Money

Money

A Suicide Note

Book - 1986
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Penguin Putnam
One of Time’s 100 best novels in the English language—by the acclaimed author of Lionel Asbo: State of England and London Fields

Part of Martin Amis’s “London Trilogy,” along with the novel London Fields and The Information, Money was hailed as "a sprawling, fierce, vulgar display" (The New Republic) and "exhilarating, skillful, savvy" (The Times Literary Supplement) when it made its first appearance in the mid-1980s. Amis’s shocking, funny, and on-target portraits of life in the fast lane form a bold and frightening portrait of Ronald Reagan’s America and Margaret Thatcher’s England.

             Money is the hilarious story of John Self, one of London’s top commercial directors, who is given the opportunity to make his first feature film—alternately titled Good Money and Bad Money. He is also living money, talking money, and spending money in his relentless pursuit of pleasure and success. As he attempts to navigate his hedonistic world of drinking, sex, drugs, and excessive quantities of fast food, Self is sucked into a wretched spiral of degeneracy that is increasingly difficult to surface from.



Baker & Taylor
While simultaneously shooting his first feature film in New York and living a decadent lifestyle, John Self, one of London's top commercial directors, discovers how distasteful the pursuit of pleasure can be.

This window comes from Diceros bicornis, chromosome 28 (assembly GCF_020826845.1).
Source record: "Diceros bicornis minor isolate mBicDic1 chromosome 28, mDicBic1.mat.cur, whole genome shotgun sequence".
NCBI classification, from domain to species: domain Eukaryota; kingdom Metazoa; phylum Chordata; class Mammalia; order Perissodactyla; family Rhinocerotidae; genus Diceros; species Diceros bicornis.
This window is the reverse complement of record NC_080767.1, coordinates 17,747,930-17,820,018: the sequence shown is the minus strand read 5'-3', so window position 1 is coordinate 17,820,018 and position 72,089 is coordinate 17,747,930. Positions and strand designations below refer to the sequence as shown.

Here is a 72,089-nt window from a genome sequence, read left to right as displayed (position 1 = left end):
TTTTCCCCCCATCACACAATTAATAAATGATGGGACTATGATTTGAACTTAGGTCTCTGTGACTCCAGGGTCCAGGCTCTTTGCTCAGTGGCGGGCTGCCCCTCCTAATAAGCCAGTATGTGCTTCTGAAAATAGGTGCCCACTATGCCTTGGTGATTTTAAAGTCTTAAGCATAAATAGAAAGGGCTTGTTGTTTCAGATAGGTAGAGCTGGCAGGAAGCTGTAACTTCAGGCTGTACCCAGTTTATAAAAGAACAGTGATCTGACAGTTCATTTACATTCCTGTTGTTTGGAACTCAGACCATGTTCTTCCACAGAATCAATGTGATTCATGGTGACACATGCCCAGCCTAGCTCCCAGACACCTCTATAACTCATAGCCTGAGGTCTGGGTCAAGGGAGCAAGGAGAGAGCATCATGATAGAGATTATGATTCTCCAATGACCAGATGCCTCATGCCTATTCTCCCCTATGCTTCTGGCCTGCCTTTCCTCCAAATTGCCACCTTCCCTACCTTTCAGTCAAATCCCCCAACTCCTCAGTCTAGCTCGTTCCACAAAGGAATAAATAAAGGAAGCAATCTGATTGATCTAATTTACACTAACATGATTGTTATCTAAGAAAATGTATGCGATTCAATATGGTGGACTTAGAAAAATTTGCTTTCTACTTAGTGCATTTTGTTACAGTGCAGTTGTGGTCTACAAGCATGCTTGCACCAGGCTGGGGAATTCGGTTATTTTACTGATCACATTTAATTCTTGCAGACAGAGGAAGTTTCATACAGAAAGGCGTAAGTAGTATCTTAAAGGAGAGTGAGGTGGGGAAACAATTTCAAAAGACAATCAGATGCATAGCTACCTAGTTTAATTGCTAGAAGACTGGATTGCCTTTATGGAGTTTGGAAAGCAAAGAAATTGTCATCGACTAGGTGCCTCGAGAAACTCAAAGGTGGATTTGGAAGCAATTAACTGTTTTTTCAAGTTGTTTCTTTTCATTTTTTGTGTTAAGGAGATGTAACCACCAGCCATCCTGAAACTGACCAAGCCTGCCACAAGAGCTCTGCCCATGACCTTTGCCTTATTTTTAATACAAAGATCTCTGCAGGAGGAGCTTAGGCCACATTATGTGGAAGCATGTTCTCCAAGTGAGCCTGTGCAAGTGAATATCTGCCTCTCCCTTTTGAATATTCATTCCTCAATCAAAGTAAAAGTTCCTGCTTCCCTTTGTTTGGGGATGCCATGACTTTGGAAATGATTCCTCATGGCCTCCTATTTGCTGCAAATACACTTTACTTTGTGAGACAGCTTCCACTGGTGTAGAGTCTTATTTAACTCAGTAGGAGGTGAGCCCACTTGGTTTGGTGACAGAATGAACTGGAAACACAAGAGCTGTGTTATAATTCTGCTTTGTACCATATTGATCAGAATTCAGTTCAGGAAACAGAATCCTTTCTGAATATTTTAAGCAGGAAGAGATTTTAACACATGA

Publisher: New York : Penguin Books, 1986
ISBN: 9780143116950
9780140088915
9780140077155
0140077154
0140088911
Branch Call Number: Fiction Amis
Characteristics: 363 p. ; 20 cm

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lisahiggs
Nov 09, 2013

While fighting, you really want to make it exquisitely clear to your opponent that he is doing the losing.

l
lisahiggs
Nov 09, 2013

“Yeah,” I said, and started smoking another cigarette. Unless I specifically inform you otherwise, I’m always smoking another cigarette.

l
lisahiggs
Nov 09, 2013

Refreshed by a brief blackout, I got to my feet and went next door.

l
lisahiggs
Nov 09, 2013

Yesterday afternoon I fell over in the bath and broke a pint of scotch. Later, I had a hooker in off the street. Nothing happened. She couldn’t have been nicer. Do you know why? Because she thought I might be going to murder her, that’s why. This morning, as I finally aborted a catastrophic, neck-searing handjob, the telephone rang. It was Cleopatra magazine, asking me to be Bachelor of the Month. Success has not changed me. I’m what I always was.

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stephaniedchase
Dec 06, 2013

For me, this is *the* classic novel of the decadent 1980s, as well as a technically brilliant piece on the unreliable narrator and a fine example of a most unlikeable main character who compels a fascinating plot.

l
lisahiggs
Nov 09, 2013

As my English high school teacher once said, and I tried to apply to Catch-22: you can become literature if you are good enough or funny enough (or both, I suppose). Money: A Suicide Note is funny enough. It’s freaking hilarious, actually. But it’s not amazing. It takes way too long to get to the end, just like the main character, and is really much more more about drinking than money. Alcoholism: A Suicide Note definitely fits. But it’s 30 years old and barely shows its age – now that’s star power that the celebrities in this book would kill for.

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